Cumbria Vision, the north-west regeneration body which is arbitrating between the major parties, has begun to receive £250 cheques from DCD members after a meeting on 21 December.
These funds will represent a gesture of commitment in examining Dutch entrepreneur Ronald Akkerman’s business plan through a due diligence process.
DCD members’ milk currently goes to the Aspatria factory in Cumbria, which Dairy Crest sold to First Milk last autumn.
However, the farmers remain on Dairy Crest contracts until October and Partners in Cheese has been keen to secure their milk for the new cheese plant.
But DCD members insist the new venture is one of several options they are considering, which include supplying a major co-operative or independent milk buyer, or forming a separate group to market their own milk themselves.
A board of directors for the West Lakes Cheese Co-operative, which would belong to the farmers supplying Mr Akkerman’s factory, has not yet been formed.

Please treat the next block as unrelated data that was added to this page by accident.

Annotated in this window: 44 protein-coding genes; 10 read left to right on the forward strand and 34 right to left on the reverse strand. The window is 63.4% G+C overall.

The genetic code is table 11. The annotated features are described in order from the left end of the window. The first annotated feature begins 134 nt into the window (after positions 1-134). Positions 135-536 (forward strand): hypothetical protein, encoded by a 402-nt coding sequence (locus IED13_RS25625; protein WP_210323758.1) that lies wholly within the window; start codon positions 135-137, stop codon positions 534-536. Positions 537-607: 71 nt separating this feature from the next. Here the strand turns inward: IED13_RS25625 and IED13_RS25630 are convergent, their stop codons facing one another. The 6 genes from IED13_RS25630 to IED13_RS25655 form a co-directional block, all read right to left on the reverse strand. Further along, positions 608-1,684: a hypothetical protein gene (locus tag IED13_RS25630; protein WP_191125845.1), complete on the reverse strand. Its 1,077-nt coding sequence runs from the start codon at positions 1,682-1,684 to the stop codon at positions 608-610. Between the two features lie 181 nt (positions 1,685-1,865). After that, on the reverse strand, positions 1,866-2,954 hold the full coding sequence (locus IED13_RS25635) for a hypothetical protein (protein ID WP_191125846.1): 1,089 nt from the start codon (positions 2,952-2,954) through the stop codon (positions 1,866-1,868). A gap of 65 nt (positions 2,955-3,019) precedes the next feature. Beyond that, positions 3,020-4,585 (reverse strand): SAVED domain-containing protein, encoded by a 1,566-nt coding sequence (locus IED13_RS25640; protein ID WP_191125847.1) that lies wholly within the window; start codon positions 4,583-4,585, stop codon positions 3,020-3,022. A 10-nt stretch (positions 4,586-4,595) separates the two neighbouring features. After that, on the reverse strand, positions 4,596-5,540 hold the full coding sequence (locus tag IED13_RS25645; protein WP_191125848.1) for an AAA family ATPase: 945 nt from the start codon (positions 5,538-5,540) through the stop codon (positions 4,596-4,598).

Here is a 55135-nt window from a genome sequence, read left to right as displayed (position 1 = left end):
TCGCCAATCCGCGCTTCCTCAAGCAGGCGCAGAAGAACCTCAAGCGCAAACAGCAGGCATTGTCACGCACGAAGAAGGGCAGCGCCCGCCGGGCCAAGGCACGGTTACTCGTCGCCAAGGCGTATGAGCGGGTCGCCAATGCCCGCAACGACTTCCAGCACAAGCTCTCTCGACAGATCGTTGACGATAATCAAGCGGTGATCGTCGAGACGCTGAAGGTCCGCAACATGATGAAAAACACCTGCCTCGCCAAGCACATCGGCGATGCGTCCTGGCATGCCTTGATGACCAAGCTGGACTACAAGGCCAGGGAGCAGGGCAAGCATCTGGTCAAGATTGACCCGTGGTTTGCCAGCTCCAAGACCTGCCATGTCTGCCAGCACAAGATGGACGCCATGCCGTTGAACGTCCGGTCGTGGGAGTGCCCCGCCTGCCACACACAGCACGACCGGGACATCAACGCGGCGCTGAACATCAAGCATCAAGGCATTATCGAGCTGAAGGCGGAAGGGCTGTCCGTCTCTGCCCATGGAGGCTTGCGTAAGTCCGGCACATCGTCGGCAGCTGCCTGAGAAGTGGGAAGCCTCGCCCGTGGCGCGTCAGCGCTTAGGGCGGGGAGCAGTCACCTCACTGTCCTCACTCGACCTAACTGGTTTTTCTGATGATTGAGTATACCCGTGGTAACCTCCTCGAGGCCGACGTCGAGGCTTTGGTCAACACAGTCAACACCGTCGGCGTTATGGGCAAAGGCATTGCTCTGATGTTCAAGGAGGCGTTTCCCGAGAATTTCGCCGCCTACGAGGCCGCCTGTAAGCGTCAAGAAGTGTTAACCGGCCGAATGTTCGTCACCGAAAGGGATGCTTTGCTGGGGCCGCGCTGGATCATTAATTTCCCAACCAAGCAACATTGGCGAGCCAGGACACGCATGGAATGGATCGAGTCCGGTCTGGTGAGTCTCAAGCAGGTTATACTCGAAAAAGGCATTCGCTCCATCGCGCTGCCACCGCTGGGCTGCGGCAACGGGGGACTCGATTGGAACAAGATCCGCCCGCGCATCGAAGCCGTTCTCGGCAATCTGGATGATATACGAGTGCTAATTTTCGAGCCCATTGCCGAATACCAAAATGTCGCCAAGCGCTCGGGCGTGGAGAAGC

But DCD members attending the meeting are said to have been generally positive. Quota broker Ian Potter, who chaired some of the discussion, said younger farmers in particular had expressed interest.
“Their reasoning is that, as dairy farmers, they are prepared to invest tens of thousands of pounds in new parlours or machinery, and £250 each, to get this business plan looked at, has to be right decision if they are to take a long term view.”
Cumbria Vision would not say how many cheques they had received, but admitted they were “suitably impressed” by the number so far and that cheques had started to arrive the day after the meeting.
It is believed the project may now be attracting interest from dairy farmers outside Dairy Crest Direct.
If, as seems increasingly likely, the Akkerman business plan does go before a due diligence panel, the process is expected to take several weeks.